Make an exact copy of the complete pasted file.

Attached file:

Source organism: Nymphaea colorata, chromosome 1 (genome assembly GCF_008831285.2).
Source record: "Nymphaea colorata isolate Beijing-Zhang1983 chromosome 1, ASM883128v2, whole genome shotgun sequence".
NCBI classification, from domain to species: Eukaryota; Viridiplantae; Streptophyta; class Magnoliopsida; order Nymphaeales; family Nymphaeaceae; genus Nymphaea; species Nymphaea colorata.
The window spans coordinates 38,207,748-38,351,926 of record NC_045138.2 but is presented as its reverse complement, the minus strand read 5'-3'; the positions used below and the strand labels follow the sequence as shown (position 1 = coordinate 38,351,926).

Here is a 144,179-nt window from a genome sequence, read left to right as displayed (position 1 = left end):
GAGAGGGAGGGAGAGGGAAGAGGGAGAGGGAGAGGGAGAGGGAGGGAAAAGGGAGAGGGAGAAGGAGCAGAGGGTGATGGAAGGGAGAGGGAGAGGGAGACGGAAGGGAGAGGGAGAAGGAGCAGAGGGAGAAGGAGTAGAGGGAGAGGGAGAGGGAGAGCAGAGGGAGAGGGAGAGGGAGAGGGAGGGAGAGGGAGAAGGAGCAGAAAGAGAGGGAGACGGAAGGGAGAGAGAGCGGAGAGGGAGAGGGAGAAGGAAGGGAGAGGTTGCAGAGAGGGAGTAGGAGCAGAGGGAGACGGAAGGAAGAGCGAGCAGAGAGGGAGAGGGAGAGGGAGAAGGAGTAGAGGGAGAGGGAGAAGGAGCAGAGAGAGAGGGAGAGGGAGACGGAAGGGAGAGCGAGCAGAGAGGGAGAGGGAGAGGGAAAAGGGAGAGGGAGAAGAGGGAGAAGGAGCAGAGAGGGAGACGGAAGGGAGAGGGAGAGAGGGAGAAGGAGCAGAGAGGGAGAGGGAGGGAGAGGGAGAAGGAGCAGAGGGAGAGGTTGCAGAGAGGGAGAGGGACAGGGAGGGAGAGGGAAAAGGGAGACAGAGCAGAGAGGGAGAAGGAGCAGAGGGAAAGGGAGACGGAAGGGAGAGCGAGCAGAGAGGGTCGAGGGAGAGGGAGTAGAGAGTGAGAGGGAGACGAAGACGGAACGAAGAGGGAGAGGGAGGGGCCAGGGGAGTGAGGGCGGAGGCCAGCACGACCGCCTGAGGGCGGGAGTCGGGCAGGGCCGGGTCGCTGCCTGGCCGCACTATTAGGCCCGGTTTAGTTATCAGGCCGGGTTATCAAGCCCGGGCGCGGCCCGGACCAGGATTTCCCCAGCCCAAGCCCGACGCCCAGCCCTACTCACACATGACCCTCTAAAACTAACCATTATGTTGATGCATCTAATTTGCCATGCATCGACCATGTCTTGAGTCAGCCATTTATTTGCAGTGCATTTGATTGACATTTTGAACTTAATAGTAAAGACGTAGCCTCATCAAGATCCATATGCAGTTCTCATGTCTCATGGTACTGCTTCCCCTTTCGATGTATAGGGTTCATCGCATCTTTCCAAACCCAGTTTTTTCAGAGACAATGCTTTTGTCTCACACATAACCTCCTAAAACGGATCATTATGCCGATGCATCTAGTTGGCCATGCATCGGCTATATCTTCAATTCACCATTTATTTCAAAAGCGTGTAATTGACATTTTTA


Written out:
Source organism: Nymphaea colorata, chromosome 1 (genome assembly GCF_008831285.2).
Source record: "Nymphaea colorata isolate Beijing-Zhang1983 chromosome 1, ASM883128v2, whole genome shotgun sequence".
NCBI classification, from domain to species: Eukaryota; Viridiplantae; Streptophyta; class Magnoliopsida; order Nymphaeales; family Nymphaeaceae; genus Nymphaea; species Nymphaea colorata.
The window spans coordinates 38,207,748-38,351,926 of record NC_045138.2 but is presented as its reverse complement, the minus strand read 5'-3'; the positions used below and the strand labels follow the sequence as shown (position 1 = coordinate 38,351,926).

Here is a 144,179-nt window from a genome sequence, read left to right as displayed (position 1 = left end):
GAGAGGGAGGGAGAGGGAAGAGGGAGAGGGAGAGGGAGAGGGAGGGAAAAGGGAGAGGGAGAAGGAGCAGAGGGTGATGGAAGGGAGAGGGAGAGGGAGACGGAAGGGAGAGGGAGAAGGAGCAGAGGGAGAAGGAGTAGAGGGAGAGGGAGAGGGAGAGCAGAGGGAGAGGGAGAGGGAGAGGGAGGGAGAGGGAGAAGGAGCAGAAAGAGAGGGAGACGGAAGGGAGAGAGAGCGGAGAGGGAGAGGGAGAAGGAAGGGAGAGGTTGCAGAGAGGGAGTAGGAGCAGAGGGAGACGGAAGGAAGAGCGAGCAGAGAGGGAGAGGGAGAGGGAGAAGGAGTAGAGGGAGAGGGAGAAGGAGCAGAGAGAGAGGGAGAGGGAGACGGAAGGGAGAGCGAGCAGAGAGGGAGAGGGAGAGGGAAAAGGGAGAGGGAGAAGAGGGAGAAGGAGCAGAGAGGGAGACGGAAGGGAGAGGGAGAGAGGGAGAAGGAGCAGAGAGGGAGAGGGAGGGAGAGGGAGAAGGAGCAGAGGGAGAGGTTGCAGAGAGGGAGAGGGACAGGGAGGGAGAGGGAAAAGGGAGACAGAGCAGAGAGGGAGAAGGAGCAGAGGGAAAGGGAGACGGAAGGGAGAGCGAGCAGAGAGGGTCGAGGGAGAGGGAGTAGAGAGTGAGAGGGAGACGAAGACGGAACGAAGAGGGAGAGGGAGGGGCCAGGGGAGTGAGGGCGGAGGCCAGCACGACCGCCTGAGGGCGGGAGTCGGGCAGGGCCGGGTCGCTGCCTGGCCGCACTATTAGGCCCGGTTTAGTTATCAGGCCGGGTTATCAAGCCCGGGCGCGGCCCGGACCAGGATTTCCCCAGCCCAAGCCCGACGCCCAGCCCTACTCACACATGACCCTCTAAAACTAACCATTATGTTGATGCATCTAATTTGCCATGCATCGACCATGTCTTGAGTCAGCCATTTATTTGCAGTGCATTTGATTGACATTTTGAACTTAATAGTAAAGACGTAGCCTCATCAAGATCCATATGCAGTTCTCATGTCTCATGGTACTGCTTCCCCTTTCGATGTATAGGGTTCATCGCATCTTTCCAAACCCAGTTTTTTCAGAGACAATGCTTTTGTCTCACACATAACCTCCTAAAACGGATCATTATGCCGATGCATCTAGTTGGCCATGCATCGGCTATATCTTCAATTCACCATTTATTTCAAAAGCGTGTAATTGACATTTTTA